I’ve been reading other people’s pastebins (on Twitter) reflecting on their experiences with SGDQ 2019 and I thought I would write up something too, as this year was particularly notable.
I feel connected to this event for many reasons, but there are 3 that have been the most significant and I’d like to take the time to get them out there.
First, my husband knew I liked to watch people play video games so he’s the one who introduced me to Awesome Games Done Quick in 2013. I was instantly hooked. I’d never seen anyone play games like that. The whole marathon format was set up as a means of showcasing speedrunning and their respective communities, but they presented it in an approachable way for newbies like me to follow along and understand what's happening.
The event is based around raising money for the Prevent Cancer Foundation, which I had not heard of until I watched that stream. To clarify, Summer Games Done Quick is a charity drive for Doctors Without Borders, which is also a phenomenal charity that you should donate to if you can.
I started by auditioning to be a host and got my first glimpse behind the scenes of how the event was run. I was immediately impressed by the setup and how efficient everyone was in their roles. Everyone seemed solid in their position and communicated effectively.
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Because of my hosting experience at SGDQ I was inspired to become better at it and since then have taken gigs to host vaudeville/variety shows in my area, as well as become a host of several video features, including a live sing-along show for Children's MN called the Star Studio Sing-Along! That is my first example of how GDQ has impacted me. Being a part of it has changed my career goals and subsequently my path. I have no idea what direction I’m ultimately going in, but I’m out there trying new things that I might not have otherwise thought about.
Several people remarked over the week on how positive and optimistic I am. It was a relief to hear because, in all honesty, I’ve put in decades of hard work to be this way. It took a whole lot of self reflection for me to realize that being positive takes the same amount of energy as being negative. The only difference is being negative stinks for everyone. It’s been a bumpy road, just as any worthwhile journey is, but it feels so good to finally feel like I’m living my life as the kind of person I’ve always hoped I would be. GDQ events have a bumpy history, too, with all kinds of moments people wish they could erase from history, but that’s not how life works. We cannot change what has already been, but we can move forward and grow from our past mistakes. GDQ does this and improves a little, one step at a time. This is an empowering message to springboard off of and helps me remember that it’s not about avoiding mistakes, it’s learning how to handle the mistakes once they’re made.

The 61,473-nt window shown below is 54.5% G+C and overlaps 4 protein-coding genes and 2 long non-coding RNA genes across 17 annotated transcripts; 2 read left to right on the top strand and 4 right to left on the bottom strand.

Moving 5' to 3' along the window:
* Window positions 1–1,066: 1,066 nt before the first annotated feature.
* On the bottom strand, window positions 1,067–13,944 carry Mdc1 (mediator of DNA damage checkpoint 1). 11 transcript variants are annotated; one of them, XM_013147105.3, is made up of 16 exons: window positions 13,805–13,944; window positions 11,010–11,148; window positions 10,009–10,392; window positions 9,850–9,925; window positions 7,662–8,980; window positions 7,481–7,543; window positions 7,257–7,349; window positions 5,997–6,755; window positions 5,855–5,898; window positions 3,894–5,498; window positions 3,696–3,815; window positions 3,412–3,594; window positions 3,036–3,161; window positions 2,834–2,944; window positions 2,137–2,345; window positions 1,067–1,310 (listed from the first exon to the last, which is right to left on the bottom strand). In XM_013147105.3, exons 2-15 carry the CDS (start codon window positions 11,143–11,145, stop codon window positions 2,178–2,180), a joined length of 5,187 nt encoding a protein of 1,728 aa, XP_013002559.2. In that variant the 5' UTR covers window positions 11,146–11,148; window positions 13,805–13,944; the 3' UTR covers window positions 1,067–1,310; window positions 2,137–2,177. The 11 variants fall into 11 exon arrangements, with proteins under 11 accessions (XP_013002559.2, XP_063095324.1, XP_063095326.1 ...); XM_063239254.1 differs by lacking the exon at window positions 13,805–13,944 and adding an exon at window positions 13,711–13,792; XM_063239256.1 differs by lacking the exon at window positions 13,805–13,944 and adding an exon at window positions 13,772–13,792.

I still battle with depression, but I somehow forget that's ever been a problem when I'm doing something that fills me with purpose, like being a goof and looking on the bright side with people at Children's, and now at GDQ. I get to combine all of the things I love at these places. Video games, making music and art, friendships, working toward a good cause and helping people, and spreading the good word about eating real food. When I'm free to be myself, I am the most content, and a billion and a half times more likely to share my extra energy to boost up others who need it.
I like to believe this feeling is due to finding an avenue where I belong. When I showed up at SGDQ last year, I knew I was going to have the opportunity to connect to new people and my third connection began to surface, my weight loss journey.
In college, I hit my highest weight which was somewhere between 260-300lbs. The reason I’m not totally sure is because there was no way in heckfire I was weighing myself at that time. I didn’t want to know.
Little by little, over the span of a decade of trial and error, I made some changes that ultimately lead me to my most dramatic decision. I decided to derail my train that was heading directly into Diabetes Town and instead try the one final weight-loss measure I had been resisting forever. Healthy diet.
My grandparents had made the shift into healthy eating by significantly reducing processed food products and had been trying to rope me in since the 90s. The resistance in me was real, folks.